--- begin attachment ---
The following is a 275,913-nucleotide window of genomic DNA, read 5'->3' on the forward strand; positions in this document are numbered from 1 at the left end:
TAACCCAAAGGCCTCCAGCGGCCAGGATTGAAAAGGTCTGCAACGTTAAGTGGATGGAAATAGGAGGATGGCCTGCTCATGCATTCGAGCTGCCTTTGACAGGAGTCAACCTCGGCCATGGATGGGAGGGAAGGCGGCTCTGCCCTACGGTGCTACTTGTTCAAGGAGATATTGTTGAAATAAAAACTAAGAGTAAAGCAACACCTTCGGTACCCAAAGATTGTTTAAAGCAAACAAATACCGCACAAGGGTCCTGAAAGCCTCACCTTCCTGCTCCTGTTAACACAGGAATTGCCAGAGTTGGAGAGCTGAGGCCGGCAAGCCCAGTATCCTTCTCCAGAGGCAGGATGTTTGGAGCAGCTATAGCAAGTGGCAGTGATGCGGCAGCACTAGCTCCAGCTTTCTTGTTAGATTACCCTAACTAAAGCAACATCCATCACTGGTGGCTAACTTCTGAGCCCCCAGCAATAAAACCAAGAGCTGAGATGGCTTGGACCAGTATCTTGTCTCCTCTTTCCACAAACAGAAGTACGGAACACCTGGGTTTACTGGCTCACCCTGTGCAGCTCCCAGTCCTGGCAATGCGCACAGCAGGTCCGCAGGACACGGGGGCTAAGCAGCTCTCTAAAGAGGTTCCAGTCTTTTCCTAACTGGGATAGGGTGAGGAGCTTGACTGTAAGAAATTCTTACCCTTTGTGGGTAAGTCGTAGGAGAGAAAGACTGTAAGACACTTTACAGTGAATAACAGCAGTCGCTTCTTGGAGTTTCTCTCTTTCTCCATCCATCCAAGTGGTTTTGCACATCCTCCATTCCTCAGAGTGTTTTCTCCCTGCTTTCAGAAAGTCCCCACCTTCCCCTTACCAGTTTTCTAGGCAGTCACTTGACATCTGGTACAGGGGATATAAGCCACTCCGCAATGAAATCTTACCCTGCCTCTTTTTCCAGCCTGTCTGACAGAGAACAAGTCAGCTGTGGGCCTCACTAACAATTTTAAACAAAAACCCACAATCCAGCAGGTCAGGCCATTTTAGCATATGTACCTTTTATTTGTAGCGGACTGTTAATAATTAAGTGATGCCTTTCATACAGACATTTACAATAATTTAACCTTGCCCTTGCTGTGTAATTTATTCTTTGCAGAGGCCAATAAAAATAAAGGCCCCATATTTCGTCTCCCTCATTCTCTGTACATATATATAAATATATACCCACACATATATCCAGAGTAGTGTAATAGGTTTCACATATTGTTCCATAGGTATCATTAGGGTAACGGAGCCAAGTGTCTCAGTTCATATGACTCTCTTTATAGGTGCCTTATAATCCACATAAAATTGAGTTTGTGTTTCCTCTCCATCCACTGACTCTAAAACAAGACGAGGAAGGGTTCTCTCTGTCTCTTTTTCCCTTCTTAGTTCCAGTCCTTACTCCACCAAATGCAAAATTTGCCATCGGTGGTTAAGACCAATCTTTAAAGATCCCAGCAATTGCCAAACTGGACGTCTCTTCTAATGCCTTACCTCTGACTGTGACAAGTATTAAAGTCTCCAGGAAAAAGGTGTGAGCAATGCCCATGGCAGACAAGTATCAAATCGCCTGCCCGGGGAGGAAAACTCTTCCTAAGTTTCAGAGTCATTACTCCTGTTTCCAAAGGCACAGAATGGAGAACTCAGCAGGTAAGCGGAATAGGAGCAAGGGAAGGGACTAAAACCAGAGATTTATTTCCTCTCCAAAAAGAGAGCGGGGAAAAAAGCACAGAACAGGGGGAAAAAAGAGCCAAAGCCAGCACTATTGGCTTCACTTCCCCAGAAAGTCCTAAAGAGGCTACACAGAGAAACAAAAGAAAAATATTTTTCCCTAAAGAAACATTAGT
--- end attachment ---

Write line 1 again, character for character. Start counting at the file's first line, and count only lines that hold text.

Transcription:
The following is a 275,913-nucleotide window of genomic DNA, read 5'->3' on the forward strand; positions in this document are numbered from 1 at the left end: